Specifically, I agree that the damage to farmer livelihoods should be addressed (and that is the bitterest piece of all), and recognize that, as in most court cases, Proctor’s lawyers delayed the process to suit their clients advantage, I am less inclined to see it as a “hollow” victory, which strongly implies that it is without meaning. It has meaning, it just doesn’t result in a full measure of justice. Unfortunately, justice will not be a meal served in a single course.

The patent system is a mess. Concentrated corporate interests influence the entire political process and as such PTO. A complete institutional overhaul is needed to address concentration in the agricultural sector, corporate influence on politics, dangerous technologies and practices, and our overall regulatory approach to plant genetic systems. But, I don’t think we can realistically expect change to come in any manner other than small victories that build cultural recognition of the issues and political reformation. I don’t see a revolution welling up outside the door to demand reform. I’d like to see Prius filled streets of Port Townsend – where everyone’s a “locavore” but government policy glazes peoples eyes – filled with pitchfork wielding populist radicals. In fact I offer tine sharpening services. But we also have to set realistic objectives, with accomplishments that we can attain, or it’s all doom and gloom.

I think that ETC, CGIAR, and others should pat themselves on the back for remaining vigilant, seeing this case to its current status, and continuing the fight. Don’t break any arms doing it, but we have to celebrate even small victories when the daily news on the agricultural front is constantly filled with such disastrous tides. Wow I sound like my mom, the preschool teacher, writing about giving gold stars – but I believe it is true. Don’t rest on laurels or imagine them more grand than they are, but an overly dark approach doesn’t do much to fuel those of us who continue to work for change. The Enola case helps builds a foundation. Bittersweet, but a victory nonetheless. I’m grateful for all the work that those on the case have put into it. And for the continued fight from folks like ETC.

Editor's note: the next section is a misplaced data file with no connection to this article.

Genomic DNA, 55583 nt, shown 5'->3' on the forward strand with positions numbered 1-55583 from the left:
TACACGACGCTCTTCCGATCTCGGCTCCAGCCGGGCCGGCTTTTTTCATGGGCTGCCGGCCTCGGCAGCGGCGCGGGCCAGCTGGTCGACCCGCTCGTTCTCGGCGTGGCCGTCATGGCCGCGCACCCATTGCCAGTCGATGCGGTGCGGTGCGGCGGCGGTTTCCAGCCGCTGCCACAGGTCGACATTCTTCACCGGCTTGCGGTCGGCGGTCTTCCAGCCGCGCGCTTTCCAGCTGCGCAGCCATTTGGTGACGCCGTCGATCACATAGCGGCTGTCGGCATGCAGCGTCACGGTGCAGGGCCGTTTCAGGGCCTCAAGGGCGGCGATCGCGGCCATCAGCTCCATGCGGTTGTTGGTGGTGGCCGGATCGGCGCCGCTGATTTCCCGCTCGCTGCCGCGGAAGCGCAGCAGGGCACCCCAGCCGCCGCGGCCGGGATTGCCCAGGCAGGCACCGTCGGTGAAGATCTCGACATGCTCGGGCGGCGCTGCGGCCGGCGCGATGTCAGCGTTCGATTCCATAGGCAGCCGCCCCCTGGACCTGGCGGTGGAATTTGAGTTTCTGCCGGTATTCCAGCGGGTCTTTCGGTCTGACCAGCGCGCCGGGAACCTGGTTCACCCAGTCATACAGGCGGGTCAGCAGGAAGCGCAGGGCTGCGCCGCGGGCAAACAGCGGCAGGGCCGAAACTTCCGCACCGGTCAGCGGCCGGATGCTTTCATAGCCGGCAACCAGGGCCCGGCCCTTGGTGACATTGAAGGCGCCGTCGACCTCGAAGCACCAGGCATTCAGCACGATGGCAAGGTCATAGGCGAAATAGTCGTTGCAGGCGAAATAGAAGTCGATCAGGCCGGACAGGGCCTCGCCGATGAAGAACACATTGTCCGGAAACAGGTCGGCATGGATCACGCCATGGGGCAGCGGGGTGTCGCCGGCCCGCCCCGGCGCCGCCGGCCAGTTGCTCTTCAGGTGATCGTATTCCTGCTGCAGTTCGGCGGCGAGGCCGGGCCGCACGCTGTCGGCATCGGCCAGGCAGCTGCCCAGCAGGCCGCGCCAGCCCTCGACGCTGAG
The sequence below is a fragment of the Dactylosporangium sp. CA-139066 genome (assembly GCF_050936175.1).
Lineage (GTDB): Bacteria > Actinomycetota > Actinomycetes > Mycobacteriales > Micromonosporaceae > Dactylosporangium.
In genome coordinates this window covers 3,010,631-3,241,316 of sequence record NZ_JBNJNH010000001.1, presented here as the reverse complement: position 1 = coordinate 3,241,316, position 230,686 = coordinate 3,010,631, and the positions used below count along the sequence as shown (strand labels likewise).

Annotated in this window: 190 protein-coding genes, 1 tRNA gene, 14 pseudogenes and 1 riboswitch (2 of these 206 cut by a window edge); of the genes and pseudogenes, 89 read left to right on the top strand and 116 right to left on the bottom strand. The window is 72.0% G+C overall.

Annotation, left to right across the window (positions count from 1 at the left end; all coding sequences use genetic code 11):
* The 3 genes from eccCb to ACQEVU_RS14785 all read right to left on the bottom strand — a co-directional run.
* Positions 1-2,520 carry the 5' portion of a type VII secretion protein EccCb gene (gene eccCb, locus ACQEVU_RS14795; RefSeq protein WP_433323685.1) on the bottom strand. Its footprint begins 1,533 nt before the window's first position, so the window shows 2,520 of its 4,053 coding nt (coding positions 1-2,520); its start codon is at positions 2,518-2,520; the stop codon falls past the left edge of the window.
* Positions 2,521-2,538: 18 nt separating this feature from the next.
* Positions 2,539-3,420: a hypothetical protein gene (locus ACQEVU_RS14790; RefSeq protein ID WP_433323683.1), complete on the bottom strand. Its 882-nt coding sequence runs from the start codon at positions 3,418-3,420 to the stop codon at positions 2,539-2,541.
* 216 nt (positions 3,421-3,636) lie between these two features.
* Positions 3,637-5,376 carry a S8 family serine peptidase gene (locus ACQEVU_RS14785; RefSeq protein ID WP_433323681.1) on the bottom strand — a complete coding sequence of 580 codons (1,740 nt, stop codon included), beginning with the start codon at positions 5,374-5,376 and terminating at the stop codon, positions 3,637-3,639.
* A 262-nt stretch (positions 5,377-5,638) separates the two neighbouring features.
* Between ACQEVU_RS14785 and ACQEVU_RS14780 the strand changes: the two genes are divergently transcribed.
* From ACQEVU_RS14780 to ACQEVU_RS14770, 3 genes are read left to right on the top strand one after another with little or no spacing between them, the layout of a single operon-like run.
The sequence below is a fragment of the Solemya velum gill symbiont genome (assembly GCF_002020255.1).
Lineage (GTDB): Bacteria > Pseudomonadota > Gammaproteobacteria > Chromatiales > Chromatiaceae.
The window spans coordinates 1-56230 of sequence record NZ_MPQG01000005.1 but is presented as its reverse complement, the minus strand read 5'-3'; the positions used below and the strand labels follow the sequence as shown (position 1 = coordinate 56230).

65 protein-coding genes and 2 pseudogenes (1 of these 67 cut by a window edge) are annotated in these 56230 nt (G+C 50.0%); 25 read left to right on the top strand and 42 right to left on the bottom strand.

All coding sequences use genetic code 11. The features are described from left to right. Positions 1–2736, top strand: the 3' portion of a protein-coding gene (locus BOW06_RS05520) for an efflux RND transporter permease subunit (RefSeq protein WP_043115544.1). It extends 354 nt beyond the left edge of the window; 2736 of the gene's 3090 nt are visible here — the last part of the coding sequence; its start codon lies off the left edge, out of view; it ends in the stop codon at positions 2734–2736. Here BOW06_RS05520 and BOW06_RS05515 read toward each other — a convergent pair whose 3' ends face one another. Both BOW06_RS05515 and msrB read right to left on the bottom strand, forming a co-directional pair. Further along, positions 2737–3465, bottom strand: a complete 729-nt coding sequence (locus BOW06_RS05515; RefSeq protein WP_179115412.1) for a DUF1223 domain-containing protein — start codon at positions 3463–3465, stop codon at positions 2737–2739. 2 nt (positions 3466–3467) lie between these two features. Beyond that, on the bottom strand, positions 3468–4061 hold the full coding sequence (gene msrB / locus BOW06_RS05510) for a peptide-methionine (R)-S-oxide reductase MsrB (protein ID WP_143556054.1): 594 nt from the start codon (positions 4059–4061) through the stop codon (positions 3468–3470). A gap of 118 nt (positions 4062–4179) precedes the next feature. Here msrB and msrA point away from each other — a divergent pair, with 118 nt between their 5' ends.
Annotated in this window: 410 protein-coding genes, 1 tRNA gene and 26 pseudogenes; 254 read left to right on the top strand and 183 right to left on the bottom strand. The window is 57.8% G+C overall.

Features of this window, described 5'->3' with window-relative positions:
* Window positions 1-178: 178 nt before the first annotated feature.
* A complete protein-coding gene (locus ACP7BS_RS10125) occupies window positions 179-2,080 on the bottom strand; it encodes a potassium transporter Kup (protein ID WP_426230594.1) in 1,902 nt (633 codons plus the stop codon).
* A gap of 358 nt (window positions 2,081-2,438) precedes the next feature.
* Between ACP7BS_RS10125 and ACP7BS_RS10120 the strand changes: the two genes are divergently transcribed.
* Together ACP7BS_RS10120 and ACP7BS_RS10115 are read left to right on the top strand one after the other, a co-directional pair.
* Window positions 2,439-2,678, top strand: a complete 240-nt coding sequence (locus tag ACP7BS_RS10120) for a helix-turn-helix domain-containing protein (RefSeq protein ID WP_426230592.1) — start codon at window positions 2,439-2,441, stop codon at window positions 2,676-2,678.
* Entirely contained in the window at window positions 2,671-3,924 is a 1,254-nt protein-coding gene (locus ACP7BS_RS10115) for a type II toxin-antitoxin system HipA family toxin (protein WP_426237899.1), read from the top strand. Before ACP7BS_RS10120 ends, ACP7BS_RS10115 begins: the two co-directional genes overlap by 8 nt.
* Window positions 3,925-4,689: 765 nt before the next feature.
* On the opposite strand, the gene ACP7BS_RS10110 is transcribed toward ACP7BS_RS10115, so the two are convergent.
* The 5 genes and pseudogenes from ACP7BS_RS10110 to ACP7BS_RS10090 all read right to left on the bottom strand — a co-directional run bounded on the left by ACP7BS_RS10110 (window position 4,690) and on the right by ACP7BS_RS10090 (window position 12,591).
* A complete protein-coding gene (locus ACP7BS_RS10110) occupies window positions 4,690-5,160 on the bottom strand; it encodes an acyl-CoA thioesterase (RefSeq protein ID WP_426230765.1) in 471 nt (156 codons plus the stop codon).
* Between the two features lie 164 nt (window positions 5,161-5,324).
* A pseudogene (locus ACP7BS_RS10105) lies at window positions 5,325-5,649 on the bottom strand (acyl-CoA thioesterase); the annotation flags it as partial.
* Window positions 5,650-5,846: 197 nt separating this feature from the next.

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Best news I’ve seen in a long while. It starts out a once upon a time nightmare:

In 1999 a US citizen – Larry Proctor goes down to Mexico, buys some beans in a market, comes back to Colorado and plants it, saves seed for a few seasons, and applies for a patent based upon the beans distinctive yellow color.  Granted. When the US Patent and Trade Office (USPTO) granted this those of us in the seed world were shocked. It was the most egregious misapplication of the patent process imaginable.

Since that time farmers throughout Latin America have been threatened with lawsuits for planting the bean – the same bean they have been saving for generations – a Monsanto like mafia tactic. Luckily the International Center for Tropical Agriculture challenged the patent. The challenge has been a long path, with intermittent victories, including a final rejection of the patent in 2005. Proctor appealed that 2005 decision, and yesterday he lost that appeal – with the USPTO fully rejecting all his claims on the bean. His last leg would be to appeal to the Supreme Court. I think it’s unlikely that he would do so based on cost, but if he does (with the help of other big pocket biopirates) and loses, it would be a landmark case against biopiracy and the patenting of indigenous plant genetic materials.